Ureteral stump in the treatment of upper urothelial tumors, is it so important?

Vukotić V., Lazić M., Kojić D., Savić S., Babić U.,

Department of Urology, KBC “Dr Dragiša Mišović- Dedinje ”, Belgrade, Serbia


The most common tumors of the urinary tract are Transitional Cell Carcinomas (TCC), one of their important feature being the tendency of formation tumors either synchronously and/or metachronously in multiple foci throughout the urinary tract . Urothelial tumors of the upper urinary tract (renal pelvis and ureters- UUT) are rare, accounting for about 5% of all urothelial tumors. The natural history of these tumors shows that 60% of UUT-UCCs are found to be invasive at the time of diagnosis compared with only 15% of bladder tumors ; 60% of UUT-UCCs are invasive at diagnosis compared with only 15% of bladder tumors There are almost no tumors of low malignant potential in the upper urinary tract. Transitional cell carcinoma of the renal collecting system is traditionally managed by open nephroureterectomy with en bloc resection of a bladder cuff. Since lapaparoscopic nephroureterectomy (NUT) has recently emerged as a safe, minimally invasive approach to upper tract urothelial cancers, the most controversial and challenging feature is the oncologically correct management of the distal ureter and ureterl stump.

OWN RESULTS: We have performed our own study in order to find out risk factors influencing prognosis in term of survival in our patients treated with different types of open surgery for UUT TCC . In the 9 year period 124 patient were surgically treated for suspicious UUT TCC, which was histologically confirmed in 113 patients. 87 patient were followed , while 26 pts were lost for control. Statistical analysis was performed using SPSS for descriptive statists, life table and log rank tests for analysis of prognostic factors. Mean age of our patients was 67.32 years ( 42- 82), both sexes were equally distributed, left side being mostly affected ( 63:50). Bilateral tumors were present in 9 patients. Tumor was located only in pyelon in 31 pts, in ureter in 56, while pyelon and ureter were involved in 26 pts. The localisation of the tumor in ureter was lumbal (25 pts), illiac (15), pelvic (21), intramural (19). The most frequent grade of the tumor was Gr 2 (63 pts), Gr 1 was found in 27 pts, while gr 3 was found in 23 pts. The pT stage of the disease was 1 in 21 pts, 2 in 45, 3 in 37 and 4 in 10 pts. Open nefroureterectomy (ONU) was performed in 54 pts,through two incisions while only one pararectal incision was used in 30 pts. Subtotal nephrectomy was done in 33 pts, with later ureterectomy in 3. Tumor ablation was performed in 12 pts. In 6 pts partial cystectomy was performed along with NUT for intramural ureteral tumor. Lymophadenectomy was nor routinely performed. Of 87 patients who were evaluable for further assesment 43 died , 38 related to the UUT. Mean survival was 2.63 godine, 11 patients died in the first postoperative year. Grade was not associated with survival, while stage of the disease significantly influnced survival ( p<0.05). The type of any surgical procedure did not influence the survival . Diferent types of ONU ( one or two incisions) also did not made a difference in prognosis and survival, mean expected survival for two incisions being 4.99 years, for one incision 6.4 years .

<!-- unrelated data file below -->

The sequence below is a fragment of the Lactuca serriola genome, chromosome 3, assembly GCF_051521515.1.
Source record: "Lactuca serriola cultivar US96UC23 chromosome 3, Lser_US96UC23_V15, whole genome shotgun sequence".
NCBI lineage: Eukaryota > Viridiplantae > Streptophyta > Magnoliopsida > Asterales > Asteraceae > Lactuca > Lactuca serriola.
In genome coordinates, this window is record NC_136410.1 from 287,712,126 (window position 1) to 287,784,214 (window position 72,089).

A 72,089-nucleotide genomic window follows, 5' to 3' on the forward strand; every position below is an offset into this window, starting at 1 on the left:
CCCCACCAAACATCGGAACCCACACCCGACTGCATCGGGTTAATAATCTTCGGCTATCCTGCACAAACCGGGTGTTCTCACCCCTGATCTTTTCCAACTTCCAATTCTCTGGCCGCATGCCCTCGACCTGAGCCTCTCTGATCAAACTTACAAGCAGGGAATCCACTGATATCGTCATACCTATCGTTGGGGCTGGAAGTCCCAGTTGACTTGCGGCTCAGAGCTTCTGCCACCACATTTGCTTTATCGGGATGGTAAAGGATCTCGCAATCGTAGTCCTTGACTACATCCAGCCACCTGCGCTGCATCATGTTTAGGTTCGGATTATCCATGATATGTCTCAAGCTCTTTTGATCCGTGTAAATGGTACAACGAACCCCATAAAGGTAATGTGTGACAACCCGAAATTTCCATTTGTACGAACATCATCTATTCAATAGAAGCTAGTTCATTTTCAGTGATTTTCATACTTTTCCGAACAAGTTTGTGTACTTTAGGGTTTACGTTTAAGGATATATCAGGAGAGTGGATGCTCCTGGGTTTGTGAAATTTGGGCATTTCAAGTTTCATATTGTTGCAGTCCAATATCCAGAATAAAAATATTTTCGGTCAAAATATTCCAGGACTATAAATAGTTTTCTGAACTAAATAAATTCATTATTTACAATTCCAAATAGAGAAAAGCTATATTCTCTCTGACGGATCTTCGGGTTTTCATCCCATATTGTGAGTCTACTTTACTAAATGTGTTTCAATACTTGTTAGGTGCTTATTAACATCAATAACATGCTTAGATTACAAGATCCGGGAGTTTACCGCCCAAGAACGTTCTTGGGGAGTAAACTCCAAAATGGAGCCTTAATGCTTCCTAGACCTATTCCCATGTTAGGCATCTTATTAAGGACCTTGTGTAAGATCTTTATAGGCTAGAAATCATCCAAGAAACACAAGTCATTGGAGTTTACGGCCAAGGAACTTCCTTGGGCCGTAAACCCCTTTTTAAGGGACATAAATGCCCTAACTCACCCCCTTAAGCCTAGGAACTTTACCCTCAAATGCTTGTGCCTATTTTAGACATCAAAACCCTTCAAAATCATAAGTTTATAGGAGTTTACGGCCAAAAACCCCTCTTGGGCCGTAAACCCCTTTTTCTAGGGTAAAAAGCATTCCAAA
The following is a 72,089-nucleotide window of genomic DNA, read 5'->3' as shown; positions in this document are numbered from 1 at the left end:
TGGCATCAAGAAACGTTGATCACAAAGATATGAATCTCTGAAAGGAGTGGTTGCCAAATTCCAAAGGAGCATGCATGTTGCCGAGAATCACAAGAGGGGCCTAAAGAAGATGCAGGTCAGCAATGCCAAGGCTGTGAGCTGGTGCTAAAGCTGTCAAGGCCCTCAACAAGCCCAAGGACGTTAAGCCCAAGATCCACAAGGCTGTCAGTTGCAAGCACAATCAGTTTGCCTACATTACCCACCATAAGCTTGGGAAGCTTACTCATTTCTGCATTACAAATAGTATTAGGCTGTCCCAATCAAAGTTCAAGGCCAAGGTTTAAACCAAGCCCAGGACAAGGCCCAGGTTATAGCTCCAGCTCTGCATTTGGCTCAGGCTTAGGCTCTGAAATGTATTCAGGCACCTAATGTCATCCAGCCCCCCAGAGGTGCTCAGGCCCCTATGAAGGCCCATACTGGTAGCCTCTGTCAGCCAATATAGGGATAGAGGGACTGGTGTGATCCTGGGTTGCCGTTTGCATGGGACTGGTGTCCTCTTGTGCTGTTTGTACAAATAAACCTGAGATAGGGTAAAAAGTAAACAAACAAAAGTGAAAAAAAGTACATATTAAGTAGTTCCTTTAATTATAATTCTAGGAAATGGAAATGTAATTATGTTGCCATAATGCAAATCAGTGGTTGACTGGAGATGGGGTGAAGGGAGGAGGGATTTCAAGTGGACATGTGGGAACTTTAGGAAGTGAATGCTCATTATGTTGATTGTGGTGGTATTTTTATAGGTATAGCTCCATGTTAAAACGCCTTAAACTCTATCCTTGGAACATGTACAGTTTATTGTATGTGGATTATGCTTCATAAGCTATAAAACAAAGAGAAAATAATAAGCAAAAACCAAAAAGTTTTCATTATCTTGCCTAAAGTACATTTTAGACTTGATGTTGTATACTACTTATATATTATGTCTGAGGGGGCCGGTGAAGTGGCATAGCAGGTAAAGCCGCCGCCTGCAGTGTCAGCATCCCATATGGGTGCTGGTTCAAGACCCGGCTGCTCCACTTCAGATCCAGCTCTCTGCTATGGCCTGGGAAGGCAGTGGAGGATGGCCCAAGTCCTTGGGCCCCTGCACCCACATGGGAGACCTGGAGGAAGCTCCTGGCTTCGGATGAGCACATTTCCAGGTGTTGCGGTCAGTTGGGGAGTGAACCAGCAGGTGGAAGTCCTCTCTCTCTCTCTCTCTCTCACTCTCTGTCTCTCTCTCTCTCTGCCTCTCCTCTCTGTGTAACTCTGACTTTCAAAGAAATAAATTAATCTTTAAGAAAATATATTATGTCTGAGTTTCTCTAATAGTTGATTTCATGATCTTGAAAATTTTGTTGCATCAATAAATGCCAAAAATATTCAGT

DISCUSSION: Although the golden standard for the treatment of UUT is nephroureterctomy with bladder cuff excision, the result from diffferent studies are conflicting. Kwak et al did not found bladder cuff reccurences in patients who underwent nephroureterectomy without bladder cuff excision1. Ku concluded that most cancers that subsequently developed in the bladder were not muscle invasive, and, thus, the association of bladder cancer was not a poor prognostic factor 2 . Lughezzani after the analysis analyses of 2299 patients treated with nephroureterectomy (NU) or segmental ureterectomy (SU) for UUT TCC within Surveillance, Epidemiology and End Results registries found that the surgery type (NU with bladder cuff removal versus NU without bladder cuff removal ) did not affect the CSM -free rate3. Quite contrary to previous findings , Lughezzani analyzing 4210 patient with UUT from SEER database stress the importance of bladder cuff removal, unexpectadly especialy in patients with pT3/4 stage4.In a Canadian study involving 680 surgicaly treated patients about 25 % of them had incomplete ureteral resection, complete ureteral resection defined as pathologically measured ureteral length of 10 cm. According to their results patients with incomplete resection of ureter had worse survival5. Different approaches to the bladder cuff had comparable oncologic outcomes, with transurethral incision giving the same results as intra or extravesical incision in patients with primary UUT-UC without coexistent bladder tumors6

CONCLUSION: Since UUT TCC is rare but aggressive urologic cancer with a propensity for multifocality , it is questionable why just the ureteral stump should be of special interest. According to our results , as well as those of some other authors , complete NUT is not always necessary. Since it is clear that any kind of surgery alone is not curable for patients with advanced stage of disease effective adjuvant systemic therapy would be beneficial in order to improve the outcome of some patients. The major drawback is the small number of patients, so more multicentric studies or meta analysis should performed in order to bypass this limitation.

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